We all need tools and spaces, and once we help each other consider the possibilities– starting  is not an issue.

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A Poem for Three Writing Voices: On Starting

Stuck.

Blank.

[Sigh]

“What?”

“Nothing – You?”

“Look – whale’s tales”

“Whales tales?”

“I couldn’t draw

the whole whale.”

“Me too.

I drew my dog

in the  wheat field.

Just the head.”

“Oh.”

“Yeah!”

“That works!”

“Yeah, that works.”

“Oh.”

“I know.”

“What?”

“What?”

“It’s a square.”

“It’s my cat in a box.”

“Now I can write.”

“Yeah–we looked

for that cat

for an hour!”

“I know.”

“How to Find a Cat”

“That works!”

“That does work.”

“Shhhh.”

“I’m writing.”

 

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Doodling Song

I was going to listen to “We’ve Got the Whole World In Our Hands,” but then I stumbled on the same song, remixed for Earth Day: Official Music Video for one of DARIA’s Earth Day CD songs: We’ve Got The Whole World In Our Hands.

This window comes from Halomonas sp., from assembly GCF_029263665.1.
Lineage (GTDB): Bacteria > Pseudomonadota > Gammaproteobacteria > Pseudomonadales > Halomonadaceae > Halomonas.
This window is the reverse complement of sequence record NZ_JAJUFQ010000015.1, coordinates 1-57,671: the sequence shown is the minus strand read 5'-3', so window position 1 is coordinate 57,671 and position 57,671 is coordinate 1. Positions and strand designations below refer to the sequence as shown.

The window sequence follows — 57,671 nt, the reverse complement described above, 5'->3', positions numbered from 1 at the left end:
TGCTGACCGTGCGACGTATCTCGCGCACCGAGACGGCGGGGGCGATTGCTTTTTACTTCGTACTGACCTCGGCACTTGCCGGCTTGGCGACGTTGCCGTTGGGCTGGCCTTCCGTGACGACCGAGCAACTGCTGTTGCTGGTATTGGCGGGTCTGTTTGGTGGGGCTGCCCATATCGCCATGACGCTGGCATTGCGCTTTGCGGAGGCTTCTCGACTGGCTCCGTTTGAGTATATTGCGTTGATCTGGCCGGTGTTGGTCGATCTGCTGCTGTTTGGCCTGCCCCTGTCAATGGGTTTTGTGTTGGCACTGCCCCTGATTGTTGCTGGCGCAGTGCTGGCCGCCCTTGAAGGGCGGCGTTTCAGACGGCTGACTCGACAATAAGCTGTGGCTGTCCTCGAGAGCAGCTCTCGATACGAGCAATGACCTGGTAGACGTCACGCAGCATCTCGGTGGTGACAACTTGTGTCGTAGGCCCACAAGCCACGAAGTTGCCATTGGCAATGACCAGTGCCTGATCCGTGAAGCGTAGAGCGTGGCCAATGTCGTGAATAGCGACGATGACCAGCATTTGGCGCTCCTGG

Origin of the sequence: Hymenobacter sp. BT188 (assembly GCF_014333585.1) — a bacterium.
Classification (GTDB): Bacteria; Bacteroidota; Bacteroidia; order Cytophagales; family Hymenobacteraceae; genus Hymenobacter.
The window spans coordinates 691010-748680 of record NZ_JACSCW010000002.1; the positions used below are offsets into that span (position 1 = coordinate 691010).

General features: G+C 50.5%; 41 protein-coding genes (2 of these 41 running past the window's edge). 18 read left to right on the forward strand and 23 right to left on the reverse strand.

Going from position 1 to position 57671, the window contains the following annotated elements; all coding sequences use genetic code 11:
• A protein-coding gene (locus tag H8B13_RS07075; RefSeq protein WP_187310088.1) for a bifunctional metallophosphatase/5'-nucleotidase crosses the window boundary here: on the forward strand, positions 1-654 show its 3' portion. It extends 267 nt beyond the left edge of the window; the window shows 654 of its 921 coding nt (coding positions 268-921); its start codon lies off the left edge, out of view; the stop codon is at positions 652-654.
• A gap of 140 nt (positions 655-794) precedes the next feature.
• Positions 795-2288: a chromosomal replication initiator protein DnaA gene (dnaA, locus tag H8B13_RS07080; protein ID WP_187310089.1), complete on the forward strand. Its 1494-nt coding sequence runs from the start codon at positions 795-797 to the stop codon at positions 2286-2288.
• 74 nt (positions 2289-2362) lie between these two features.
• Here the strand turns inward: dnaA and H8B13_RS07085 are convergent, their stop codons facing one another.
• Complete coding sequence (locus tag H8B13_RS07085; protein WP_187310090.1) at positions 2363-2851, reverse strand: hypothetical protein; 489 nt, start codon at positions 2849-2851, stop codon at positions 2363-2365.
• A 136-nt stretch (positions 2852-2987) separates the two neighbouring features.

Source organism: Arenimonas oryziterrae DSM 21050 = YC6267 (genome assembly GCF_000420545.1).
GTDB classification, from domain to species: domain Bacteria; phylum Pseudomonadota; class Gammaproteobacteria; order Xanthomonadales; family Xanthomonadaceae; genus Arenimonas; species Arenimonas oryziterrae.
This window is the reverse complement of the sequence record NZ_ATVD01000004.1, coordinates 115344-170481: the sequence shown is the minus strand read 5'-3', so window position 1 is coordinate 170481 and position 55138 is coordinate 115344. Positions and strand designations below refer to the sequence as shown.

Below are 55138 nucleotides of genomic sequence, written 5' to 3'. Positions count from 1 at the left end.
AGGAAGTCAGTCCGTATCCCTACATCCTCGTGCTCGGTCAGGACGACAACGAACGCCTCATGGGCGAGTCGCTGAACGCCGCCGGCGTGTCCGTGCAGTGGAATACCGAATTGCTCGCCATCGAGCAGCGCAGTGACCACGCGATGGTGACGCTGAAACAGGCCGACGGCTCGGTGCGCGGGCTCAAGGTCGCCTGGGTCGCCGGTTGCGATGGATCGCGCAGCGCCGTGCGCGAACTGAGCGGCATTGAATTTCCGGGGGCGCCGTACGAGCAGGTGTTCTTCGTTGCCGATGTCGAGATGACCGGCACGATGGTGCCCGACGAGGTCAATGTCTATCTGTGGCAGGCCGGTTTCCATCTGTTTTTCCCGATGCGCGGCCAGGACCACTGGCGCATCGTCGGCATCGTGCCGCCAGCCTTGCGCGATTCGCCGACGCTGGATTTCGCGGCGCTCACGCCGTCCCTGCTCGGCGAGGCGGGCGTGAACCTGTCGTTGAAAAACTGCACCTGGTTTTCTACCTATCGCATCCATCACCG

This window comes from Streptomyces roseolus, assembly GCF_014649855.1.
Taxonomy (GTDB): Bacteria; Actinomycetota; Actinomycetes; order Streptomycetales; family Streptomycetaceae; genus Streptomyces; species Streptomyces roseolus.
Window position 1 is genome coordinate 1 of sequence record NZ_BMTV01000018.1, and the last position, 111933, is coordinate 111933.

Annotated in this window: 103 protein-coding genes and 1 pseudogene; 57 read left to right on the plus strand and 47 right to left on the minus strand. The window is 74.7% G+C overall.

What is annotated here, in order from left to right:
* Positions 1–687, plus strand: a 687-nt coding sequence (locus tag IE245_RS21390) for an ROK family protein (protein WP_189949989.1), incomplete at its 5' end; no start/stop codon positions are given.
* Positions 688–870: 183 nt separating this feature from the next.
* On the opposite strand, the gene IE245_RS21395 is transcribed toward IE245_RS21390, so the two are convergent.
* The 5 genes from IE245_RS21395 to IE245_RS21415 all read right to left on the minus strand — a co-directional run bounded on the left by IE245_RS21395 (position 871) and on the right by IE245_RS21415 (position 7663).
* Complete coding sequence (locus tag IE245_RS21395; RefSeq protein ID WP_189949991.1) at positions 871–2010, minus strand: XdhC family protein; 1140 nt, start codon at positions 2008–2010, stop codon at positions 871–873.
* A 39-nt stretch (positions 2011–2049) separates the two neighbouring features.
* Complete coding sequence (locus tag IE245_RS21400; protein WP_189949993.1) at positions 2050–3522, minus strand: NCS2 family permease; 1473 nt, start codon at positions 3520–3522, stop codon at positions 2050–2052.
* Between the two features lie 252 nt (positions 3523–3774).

It’s got some great images — I imagine a class set of doodles / sketches could be used to create a similar version.

 

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Part of Slice of Life 2017 by The Two Writing Teachers

Part of DoodleaDay by Royan Lee— today: Tools and Spaces

Part of Sketch50: page/book/device

 

SOL17 DoodleaDay Map Story


Writing.

If you’re a writer, you know it isn’t easy. If you’re not a writer, you know it’s hard.

Donald Murray assured us that “Writing is hard fun.”

In our classrooms, as students learn and read, and wherever students are, they listen, watch, play, work and learn. They gather ideas and facts; they imagine “what ifs.” And teachers have a responsibility to extend all that learning by providing time for students to think and write, and think and write together. And writing for their personal expression in fact and fiction to share their ideas.